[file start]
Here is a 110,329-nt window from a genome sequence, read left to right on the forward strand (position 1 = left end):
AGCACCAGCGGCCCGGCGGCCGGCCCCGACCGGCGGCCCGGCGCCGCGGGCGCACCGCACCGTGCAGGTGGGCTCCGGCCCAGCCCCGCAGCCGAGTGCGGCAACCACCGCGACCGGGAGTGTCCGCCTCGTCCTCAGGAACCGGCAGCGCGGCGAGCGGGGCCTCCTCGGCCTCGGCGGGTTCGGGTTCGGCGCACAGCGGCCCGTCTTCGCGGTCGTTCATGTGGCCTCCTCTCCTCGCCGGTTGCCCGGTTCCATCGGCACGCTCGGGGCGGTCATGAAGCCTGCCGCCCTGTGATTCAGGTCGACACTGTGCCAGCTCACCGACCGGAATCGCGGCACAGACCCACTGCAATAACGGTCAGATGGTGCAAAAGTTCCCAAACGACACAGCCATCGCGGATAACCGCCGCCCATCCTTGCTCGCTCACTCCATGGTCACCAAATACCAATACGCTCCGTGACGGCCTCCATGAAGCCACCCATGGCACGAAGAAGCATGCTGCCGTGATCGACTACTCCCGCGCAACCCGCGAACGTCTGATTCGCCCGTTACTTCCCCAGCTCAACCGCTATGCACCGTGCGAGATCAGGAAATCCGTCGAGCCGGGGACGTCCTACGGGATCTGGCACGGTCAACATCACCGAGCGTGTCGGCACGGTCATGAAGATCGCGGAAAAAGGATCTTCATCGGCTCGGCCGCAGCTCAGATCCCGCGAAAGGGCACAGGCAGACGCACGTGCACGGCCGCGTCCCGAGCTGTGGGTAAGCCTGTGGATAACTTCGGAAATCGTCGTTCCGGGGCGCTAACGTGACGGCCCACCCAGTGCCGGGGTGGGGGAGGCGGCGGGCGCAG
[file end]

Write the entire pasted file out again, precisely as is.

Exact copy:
Here is a 110,329-nt window from a genome sequence, read left to right on the forward strand (position 1 = left end):
AGCACCAGCGGCCCGGCGGCCGGCCCCGACCGGCGGCCCGGCGCCGCGGGCGCACCGCACCGTGCAGGTGGGCTCCGGCCCAGCCCCGCAGCCGAGTGCGGCAACCACCGCGACCGGGAGTGTCCGCCTCGTCCTCAGGAACCGGCAGCGCGGCGAGCGGGGCCTCCTCGGCCTCGGCGGGTTCGGGTTCGGCGCACAGCGGCCCGTCTTCGCGGTCGTTCATGTGGCCTCCTCTCCTCGCCGGTTGCCCGGTTCCATCGGCACGCTCGGGGCGGTCATGAAGCCTGCCGCCCTGTGATTCAGGTCGACACTGTGCCAGCTCACCGACCGGAATCGCGGCACAGACCCACTGCAATAACGGTCAGATGGTGCAAAAGTTCCCAAACGACACAGCCATCGCGGATAACCGCCGCCCATCCTTGCTCGCTCACTCCATGGTCACCAAATACCAATACGCTCCGTGACGGCCTCCATGAAGCCACCCATGGCACGAAGAAGCATGCTGCCGTGATCGACTACTCCCGCGCAACCCGCGAACGTCTGATTCGCCCGTTACTTCCCCAGCTCAACCGCTATGCACCGTGCGAGATCAGGAAATCCGTCGAGCCGGGGACGTCCTACGGGATCTGGCACGGTCAACATCACCGAGCGTGTCGGCACGGTCATGAAGATCGCGGAAAAAGGATCTTCATCGGCTCGGCCGCAGCTCAGATCCCGCGAAAGGGCACAGGCAGACGCACGTGCACGGCCGCGTCCCGAGCTGTGGGTAAGCCTGTGGATAACTTCGGAAATCGTCGTTCCGGGGCGCTAACGTGACGGCCCACCCAGTGCCGGGGTGGGGGAGGCGGCGGGCGCAG